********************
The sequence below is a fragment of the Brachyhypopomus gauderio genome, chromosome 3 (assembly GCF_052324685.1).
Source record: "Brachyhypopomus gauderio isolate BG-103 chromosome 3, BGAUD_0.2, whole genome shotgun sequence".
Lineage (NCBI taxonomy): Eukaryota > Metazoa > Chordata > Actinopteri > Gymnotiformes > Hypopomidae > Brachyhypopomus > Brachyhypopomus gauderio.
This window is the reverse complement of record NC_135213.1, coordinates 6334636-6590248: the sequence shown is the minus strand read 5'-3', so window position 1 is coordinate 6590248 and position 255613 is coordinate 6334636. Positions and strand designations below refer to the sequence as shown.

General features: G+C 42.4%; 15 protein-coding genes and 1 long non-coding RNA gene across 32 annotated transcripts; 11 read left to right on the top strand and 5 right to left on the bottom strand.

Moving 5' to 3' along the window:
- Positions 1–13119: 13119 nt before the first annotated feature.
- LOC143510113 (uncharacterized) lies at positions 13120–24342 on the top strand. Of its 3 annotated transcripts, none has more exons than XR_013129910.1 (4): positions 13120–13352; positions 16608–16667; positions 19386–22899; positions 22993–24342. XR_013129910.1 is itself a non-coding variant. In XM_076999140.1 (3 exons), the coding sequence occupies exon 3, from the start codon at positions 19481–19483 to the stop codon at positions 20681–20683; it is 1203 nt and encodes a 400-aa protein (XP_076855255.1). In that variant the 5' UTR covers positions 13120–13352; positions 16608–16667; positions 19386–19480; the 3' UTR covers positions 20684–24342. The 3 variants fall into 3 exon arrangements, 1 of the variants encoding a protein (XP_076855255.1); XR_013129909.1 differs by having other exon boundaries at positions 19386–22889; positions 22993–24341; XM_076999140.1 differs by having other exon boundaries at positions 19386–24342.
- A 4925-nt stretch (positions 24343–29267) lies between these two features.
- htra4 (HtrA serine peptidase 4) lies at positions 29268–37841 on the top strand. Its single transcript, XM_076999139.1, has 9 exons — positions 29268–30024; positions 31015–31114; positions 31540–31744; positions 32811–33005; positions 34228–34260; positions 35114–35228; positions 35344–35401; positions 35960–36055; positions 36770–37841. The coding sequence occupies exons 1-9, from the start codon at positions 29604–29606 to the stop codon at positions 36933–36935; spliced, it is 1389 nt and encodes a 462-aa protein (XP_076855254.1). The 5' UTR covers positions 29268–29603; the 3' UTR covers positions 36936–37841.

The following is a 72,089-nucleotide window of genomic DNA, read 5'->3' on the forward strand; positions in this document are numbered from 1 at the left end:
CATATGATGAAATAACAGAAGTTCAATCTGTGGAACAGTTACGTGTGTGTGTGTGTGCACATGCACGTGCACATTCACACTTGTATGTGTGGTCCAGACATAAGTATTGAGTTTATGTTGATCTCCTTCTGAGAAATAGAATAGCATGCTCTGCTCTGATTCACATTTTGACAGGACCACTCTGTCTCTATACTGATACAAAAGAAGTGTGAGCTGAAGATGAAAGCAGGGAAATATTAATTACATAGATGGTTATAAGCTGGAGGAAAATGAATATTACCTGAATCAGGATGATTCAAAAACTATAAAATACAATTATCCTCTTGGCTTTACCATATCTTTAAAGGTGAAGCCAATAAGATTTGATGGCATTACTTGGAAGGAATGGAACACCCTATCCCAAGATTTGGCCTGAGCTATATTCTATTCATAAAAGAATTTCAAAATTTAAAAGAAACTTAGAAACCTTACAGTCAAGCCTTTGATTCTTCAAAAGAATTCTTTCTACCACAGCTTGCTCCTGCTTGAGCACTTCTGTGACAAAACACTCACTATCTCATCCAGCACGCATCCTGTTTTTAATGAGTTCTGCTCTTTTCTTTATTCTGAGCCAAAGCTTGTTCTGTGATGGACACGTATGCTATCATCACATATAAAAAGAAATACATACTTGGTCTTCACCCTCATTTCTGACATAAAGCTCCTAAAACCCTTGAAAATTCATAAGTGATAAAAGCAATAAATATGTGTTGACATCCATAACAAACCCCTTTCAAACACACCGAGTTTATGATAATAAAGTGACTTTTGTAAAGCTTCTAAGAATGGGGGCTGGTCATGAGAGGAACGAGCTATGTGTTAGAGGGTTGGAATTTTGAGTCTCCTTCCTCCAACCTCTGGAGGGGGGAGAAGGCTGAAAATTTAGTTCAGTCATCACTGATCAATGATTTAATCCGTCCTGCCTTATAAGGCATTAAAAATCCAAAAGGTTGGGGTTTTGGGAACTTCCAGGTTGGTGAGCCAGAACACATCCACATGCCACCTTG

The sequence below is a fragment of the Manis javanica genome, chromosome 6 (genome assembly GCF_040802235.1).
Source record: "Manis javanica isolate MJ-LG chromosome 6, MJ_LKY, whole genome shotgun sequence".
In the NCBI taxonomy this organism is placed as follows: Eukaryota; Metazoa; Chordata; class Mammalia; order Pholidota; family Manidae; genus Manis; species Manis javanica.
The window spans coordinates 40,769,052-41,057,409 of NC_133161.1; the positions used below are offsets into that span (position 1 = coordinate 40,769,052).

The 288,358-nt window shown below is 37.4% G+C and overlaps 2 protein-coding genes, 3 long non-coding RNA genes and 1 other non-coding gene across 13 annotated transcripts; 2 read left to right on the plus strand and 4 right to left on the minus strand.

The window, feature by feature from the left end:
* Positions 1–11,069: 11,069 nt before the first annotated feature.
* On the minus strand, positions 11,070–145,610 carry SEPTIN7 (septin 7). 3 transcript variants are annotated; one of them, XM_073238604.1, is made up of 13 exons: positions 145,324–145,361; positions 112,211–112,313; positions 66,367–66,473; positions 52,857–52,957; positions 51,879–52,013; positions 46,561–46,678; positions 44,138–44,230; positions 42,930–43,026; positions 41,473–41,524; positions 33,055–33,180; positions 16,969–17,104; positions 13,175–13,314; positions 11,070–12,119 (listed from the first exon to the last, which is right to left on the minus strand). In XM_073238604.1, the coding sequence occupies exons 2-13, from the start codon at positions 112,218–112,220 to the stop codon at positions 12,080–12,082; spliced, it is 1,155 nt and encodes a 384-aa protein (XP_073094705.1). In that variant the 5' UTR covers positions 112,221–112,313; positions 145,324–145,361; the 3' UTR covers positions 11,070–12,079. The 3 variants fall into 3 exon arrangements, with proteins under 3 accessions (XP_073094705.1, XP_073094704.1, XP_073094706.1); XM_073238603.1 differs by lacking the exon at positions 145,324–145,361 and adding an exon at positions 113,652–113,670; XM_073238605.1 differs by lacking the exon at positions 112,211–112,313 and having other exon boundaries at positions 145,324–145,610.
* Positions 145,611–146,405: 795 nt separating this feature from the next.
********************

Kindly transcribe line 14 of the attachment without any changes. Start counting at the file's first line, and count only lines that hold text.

Source record: "Manis javanica isolate MJ-LG chromosome 6, MJ_LKY, whole genome shotgun sequence".